In 2015, at the peak of the crisis in Syria, Sweden took in more Syrian refugees per capita than any other European country. Of the 163,000 refugees who arrived there in 2015, 32,000 were granted asylum and many of those chose to come to Malmö, where there was already a growing Middle Eastern population.

Shamiat was the first Syrian restaurant in Malmö, founded on 1 October 2013. I visit the branch in Bergsgatan, five minutes from the square. Inside, owner Maurice Salloum twirls the ends of his handlebar moustache ruminatively as his staff lay out a feast of mezze. Salloum arrived in Malmö in 2012, at the start of the civil war, and it took him 18 days to get to Sweden from his home in Damascus. Last year Shamiat was named best Middle Eastern restaurant by a local newspaper. It was the cementing of Salloum’s place in this new city.

“I was feeling fantastic,” he says. “I was very happy and proud that the Swedish people have accepted me to be here in this country”. But he still worries that not all Swedes have accepted the migrant population. There was a terrorist attack in Stockholm in April, perpetrated by a rejected asylum seeker from Uzbekistan who announced his sympathy with Isis. “This made me very sad,” says Salloum, “I baked bread that day and went out there to give the bread away for free.”

Salloum decided to open his restaurant because he saw a gap in the market. The name of the restaurant means “Damascene,” and is also a name for a dish which is only found in Damascus.

“Before we came, there was no Damascene food available in Malmö, so we work hard to give customers something special and unique,” he adds.

I try the fattoush, a salad of roughly chopped leaves, pepper wedges, olives and fried flatbread, drenched in pomegranate syrup. “It’s a very nice, typical dish, a bit like tabbouleh,” says Salloum. It is sharp and sweet and rustic – and nothing like tabbouleh.

The trend for Middle Eastern cuisine was first brought to Malmö by Lebanese and Turkish immigrants, who created the foundations of a food scene that, in turn, helped the Syrian restaurants to flourish here.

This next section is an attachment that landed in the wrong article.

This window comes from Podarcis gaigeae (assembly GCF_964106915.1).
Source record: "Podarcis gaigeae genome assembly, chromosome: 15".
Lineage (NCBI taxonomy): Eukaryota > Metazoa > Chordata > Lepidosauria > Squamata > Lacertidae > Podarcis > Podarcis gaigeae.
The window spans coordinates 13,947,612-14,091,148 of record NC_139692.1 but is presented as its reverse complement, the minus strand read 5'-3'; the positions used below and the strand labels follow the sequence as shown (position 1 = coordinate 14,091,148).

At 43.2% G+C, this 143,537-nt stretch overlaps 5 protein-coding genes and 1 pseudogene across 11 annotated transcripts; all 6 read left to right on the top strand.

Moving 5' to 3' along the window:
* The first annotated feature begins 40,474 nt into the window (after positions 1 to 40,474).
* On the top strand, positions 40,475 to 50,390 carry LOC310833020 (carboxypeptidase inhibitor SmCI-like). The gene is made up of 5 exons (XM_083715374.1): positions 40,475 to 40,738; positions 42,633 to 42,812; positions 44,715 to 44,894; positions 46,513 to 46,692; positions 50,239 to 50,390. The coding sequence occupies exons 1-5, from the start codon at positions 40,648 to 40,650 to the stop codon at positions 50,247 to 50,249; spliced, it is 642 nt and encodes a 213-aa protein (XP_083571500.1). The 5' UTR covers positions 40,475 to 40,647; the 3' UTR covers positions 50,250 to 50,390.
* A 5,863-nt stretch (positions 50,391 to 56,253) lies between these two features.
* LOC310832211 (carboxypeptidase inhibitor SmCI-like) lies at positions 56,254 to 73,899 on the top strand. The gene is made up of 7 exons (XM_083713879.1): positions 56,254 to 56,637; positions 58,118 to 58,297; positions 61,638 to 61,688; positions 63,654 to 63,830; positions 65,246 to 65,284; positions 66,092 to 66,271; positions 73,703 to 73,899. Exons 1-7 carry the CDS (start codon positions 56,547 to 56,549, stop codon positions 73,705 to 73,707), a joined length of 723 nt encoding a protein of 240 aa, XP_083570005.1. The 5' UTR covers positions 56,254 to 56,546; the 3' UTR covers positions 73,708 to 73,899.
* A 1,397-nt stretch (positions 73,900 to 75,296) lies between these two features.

Down the road on Baltzarsgatan 21 is Laziza, a modern Lebanese restaurant whose bountiful buffet food attracts 300 customers a day. The owner, Sadoo Iskandarani, says his grandfather opened up the very first falafel place in Malmö.

“He was my idol,” he says. “He was good with bread and falafel. In the Nineties he started a cart selling falafel in Helsingborg and people loved it. The teachers came to eat there and the police officers came, then maybe 20 bikers would come and stand in line, queuing for falafel.

“I think Malmö has the best of all the cultures that live here and that food is building the bridges between the cultures.”

The most recent addition to Malmö’s Syrian restaurant scene is Ayam Dimashq, which roughly translates as “Days of our life in Damascus”. It’s north of Möllevången, on the borders of the Varnhem and Carolikvarteren districts, on Östra Förstadsgatan.

Chef-owner Huni Awwad opened it just nine months ago. He came to Sweden four years ago, when he was 39. Unlike many of the younger men who move to Sweden from Syria, Huni was already well-established with his own large, successful restaurant back in Damascus, called Peacebird.

Ayam is beautifully designed, with a modern, geometric logo and tapestries depicting landmarks and streets in Damascus, with small details picked out in gold thread.